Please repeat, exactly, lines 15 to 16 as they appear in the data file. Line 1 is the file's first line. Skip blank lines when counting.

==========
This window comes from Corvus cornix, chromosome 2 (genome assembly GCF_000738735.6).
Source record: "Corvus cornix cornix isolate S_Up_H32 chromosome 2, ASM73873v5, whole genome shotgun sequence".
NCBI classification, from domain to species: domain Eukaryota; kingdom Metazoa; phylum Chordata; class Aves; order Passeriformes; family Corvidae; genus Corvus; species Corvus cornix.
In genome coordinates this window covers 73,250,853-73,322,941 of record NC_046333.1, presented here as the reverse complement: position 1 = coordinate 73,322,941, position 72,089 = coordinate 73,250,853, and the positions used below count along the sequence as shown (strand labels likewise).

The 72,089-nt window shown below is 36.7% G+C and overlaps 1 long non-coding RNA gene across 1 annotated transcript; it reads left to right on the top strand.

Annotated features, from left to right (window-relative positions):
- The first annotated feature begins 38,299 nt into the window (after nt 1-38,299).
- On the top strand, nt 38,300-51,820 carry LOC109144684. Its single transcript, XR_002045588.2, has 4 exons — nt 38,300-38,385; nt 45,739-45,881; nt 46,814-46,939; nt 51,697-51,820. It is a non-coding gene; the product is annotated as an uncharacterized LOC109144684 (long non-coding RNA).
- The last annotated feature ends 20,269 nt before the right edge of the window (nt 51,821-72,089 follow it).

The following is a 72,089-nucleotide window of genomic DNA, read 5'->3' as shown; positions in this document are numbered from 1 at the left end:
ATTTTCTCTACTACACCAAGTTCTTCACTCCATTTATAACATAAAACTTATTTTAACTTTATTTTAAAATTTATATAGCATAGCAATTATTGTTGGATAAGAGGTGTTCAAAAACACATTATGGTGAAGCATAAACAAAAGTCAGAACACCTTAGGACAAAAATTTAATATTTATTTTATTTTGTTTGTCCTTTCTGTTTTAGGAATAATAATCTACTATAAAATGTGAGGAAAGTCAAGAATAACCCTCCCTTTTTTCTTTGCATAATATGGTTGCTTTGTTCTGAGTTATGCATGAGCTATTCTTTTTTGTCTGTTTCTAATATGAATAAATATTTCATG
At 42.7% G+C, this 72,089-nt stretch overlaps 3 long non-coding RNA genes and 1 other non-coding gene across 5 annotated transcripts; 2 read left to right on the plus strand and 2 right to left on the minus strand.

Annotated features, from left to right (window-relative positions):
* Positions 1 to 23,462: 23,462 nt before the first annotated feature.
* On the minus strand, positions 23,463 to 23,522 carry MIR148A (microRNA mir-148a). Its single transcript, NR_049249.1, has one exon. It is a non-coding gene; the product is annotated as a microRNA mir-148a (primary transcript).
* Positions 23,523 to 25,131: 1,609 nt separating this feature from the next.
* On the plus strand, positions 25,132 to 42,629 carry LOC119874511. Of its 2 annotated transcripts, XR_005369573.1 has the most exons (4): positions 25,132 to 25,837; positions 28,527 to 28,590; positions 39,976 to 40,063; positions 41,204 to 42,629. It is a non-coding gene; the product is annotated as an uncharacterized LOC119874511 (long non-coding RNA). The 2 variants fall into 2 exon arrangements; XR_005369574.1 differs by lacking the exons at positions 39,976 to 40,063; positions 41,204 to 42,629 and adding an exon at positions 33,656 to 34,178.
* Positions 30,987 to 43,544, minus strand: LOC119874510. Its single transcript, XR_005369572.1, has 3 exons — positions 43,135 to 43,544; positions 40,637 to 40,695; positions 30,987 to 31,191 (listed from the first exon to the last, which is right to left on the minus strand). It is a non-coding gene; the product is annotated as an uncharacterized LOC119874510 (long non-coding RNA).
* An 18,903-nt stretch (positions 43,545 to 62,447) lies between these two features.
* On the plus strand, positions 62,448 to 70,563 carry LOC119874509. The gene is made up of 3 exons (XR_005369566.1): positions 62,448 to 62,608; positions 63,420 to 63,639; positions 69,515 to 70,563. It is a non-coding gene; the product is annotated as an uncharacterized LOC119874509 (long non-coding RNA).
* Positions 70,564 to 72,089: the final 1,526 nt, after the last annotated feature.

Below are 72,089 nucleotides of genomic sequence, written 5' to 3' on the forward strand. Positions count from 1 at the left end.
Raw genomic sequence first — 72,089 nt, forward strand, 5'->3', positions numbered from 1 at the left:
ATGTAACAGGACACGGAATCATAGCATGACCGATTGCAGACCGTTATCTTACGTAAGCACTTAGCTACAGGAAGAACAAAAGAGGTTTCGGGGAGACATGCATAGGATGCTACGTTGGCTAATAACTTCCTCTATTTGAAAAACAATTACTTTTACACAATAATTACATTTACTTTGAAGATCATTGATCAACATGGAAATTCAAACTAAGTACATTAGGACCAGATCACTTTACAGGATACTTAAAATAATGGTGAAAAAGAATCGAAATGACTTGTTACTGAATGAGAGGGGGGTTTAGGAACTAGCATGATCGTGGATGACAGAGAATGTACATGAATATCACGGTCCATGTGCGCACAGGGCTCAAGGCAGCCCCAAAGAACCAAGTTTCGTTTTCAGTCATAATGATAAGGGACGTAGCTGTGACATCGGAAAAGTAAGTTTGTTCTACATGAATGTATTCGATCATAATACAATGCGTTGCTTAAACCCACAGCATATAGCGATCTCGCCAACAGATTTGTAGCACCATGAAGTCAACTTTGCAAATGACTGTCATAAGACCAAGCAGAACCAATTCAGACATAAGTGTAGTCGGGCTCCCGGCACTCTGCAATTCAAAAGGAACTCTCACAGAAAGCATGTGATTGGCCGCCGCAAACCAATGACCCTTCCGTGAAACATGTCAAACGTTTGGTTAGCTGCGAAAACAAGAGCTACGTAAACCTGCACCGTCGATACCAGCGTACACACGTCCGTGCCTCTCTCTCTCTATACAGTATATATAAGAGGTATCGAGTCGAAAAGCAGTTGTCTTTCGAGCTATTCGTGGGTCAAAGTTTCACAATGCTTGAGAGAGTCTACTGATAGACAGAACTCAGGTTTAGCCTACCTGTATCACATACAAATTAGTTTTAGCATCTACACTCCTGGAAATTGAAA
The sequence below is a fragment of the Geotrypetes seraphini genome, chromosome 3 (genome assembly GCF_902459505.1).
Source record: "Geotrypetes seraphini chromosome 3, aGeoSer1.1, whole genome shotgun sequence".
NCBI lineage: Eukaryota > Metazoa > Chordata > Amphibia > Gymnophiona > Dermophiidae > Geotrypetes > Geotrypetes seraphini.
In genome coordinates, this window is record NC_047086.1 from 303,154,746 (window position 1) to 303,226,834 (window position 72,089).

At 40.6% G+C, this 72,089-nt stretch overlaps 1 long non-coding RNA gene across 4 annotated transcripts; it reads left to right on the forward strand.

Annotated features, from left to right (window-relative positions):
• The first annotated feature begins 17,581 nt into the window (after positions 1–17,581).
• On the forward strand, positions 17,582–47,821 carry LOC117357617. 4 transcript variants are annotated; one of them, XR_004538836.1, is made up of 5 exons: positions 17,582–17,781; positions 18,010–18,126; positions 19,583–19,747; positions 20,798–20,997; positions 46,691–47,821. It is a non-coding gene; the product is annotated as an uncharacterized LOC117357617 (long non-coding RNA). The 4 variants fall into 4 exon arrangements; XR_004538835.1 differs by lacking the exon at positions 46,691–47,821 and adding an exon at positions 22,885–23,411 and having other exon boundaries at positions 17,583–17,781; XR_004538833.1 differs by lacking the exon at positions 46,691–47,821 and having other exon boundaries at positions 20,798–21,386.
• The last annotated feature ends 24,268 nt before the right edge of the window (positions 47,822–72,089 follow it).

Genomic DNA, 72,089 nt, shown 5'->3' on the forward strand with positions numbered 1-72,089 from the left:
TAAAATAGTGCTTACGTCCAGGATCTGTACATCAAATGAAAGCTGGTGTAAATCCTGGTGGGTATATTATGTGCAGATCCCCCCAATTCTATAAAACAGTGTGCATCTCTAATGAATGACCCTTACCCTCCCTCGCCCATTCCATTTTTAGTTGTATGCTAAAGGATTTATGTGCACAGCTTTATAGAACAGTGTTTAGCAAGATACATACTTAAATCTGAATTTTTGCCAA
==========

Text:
* On the minus strand, positions 23,463 to 23,522 carry MIR148A (microRNA mir-148a). Its single transcript, NR_049249.1, has one exon. It is a non-coding gene; the product is annotated as a microRNA mir-148a (primary transcript).
* Positions 23,523 to 25,131: 1,609 nt separating this feature from the next.